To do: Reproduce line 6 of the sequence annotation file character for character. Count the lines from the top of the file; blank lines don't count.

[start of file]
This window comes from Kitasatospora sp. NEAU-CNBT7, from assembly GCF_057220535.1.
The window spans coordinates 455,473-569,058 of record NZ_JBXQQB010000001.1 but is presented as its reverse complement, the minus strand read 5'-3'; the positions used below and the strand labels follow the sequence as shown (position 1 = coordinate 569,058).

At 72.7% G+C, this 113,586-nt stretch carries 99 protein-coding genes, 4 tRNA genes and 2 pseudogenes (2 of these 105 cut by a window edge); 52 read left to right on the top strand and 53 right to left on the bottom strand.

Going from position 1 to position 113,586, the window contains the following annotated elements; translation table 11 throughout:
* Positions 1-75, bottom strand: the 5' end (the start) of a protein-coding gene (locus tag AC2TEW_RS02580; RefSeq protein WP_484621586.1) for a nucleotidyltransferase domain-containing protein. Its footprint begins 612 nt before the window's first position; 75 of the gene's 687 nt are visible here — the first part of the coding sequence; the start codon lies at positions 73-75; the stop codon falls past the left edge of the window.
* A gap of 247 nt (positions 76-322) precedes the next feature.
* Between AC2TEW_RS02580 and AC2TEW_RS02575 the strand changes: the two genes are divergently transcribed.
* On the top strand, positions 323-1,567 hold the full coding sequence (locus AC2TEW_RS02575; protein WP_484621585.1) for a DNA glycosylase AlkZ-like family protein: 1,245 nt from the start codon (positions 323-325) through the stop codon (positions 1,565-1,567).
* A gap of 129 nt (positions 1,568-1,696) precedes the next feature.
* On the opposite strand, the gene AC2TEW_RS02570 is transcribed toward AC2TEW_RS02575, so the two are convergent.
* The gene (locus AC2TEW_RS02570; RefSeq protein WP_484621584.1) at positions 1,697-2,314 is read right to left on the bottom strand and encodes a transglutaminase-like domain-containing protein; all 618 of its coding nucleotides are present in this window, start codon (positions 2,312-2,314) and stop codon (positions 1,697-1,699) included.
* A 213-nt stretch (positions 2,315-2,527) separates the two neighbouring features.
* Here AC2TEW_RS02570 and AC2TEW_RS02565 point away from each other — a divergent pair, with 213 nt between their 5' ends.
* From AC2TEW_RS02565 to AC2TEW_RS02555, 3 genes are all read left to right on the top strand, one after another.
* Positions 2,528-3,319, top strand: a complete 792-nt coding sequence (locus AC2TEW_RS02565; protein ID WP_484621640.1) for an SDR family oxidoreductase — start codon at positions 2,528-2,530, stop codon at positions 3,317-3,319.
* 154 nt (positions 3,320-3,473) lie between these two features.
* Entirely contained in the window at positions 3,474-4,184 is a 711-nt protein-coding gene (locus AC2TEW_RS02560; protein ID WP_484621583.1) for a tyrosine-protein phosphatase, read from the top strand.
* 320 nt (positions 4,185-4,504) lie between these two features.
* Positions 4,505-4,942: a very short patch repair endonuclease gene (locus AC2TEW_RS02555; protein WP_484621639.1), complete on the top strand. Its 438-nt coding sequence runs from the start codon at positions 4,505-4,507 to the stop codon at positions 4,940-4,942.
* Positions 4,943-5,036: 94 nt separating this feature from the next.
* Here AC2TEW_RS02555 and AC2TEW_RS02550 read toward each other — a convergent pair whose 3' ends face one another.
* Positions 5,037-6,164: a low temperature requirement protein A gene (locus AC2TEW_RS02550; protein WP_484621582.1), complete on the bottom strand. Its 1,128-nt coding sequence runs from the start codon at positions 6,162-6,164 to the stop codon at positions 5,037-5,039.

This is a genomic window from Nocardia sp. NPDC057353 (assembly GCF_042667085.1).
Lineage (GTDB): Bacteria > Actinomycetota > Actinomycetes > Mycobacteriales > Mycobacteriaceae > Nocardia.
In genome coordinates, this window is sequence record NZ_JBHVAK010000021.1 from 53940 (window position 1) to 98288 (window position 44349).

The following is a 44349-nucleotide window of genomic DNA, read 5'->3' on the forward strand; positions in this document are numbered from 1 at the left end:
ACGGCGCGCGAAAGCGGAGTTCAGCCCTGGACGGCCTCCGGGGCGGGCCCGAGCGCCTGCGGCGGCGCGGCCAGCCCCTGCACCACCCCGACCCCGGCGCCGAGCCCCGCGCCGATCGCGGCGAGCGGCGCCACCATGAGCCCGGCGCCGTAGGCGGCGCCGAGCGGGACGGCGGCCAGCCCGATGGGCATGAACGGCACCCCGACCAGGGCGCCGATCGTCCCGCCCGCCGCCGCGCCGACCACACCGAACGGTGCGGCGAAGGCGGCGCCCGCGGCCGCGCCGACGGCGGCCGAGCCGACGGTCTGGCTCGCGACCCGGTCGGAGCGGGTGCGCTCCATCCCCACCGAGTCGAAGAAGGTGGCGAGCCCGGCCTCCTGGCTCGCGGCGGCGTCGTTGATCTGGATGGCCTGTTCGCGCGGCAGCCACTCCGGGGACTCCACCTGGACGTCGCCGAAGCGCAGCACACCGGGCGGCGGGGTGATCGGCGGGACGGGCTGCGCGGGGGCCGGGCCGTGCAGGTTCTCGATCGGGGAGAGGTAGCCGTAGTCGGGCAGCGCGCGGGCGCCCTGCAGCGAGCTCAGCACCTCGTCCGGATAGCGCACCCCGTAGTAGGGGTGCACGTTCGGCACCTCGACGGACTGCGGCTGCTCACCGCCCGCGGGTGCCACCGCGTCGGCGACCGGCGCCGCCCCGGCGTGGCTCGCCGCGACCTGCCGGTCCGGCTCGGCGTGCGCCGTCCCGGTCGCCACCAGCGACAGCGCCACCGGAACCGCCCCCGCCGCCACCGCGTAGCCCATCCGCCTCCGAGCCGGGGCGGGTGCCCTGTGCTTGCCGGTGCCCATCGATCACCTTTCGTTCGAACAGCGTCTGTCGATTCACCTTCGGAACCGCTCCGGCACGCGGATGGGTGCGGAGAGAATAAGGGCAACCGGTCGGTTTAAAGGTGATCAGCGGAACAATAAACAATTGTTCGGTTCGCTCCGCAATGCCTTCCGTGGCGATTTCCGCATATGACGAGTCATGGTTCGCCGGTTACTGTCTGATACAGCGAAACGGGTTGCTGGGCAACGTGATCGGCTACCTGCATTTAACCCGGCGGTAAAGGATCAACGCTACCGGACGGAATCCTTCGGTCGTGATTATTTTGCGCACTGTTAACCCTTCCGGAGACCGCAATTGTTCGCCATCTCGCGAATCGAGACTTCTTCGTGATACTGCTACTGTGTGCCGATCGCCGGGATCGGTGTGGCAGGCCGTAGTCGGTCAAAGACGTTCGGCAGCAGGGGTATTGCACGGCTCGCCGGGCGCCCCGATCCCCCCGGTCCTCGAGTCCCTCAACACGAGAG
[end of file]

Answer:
* A gap of 247 nt (positions 76-322) precedes the next feature.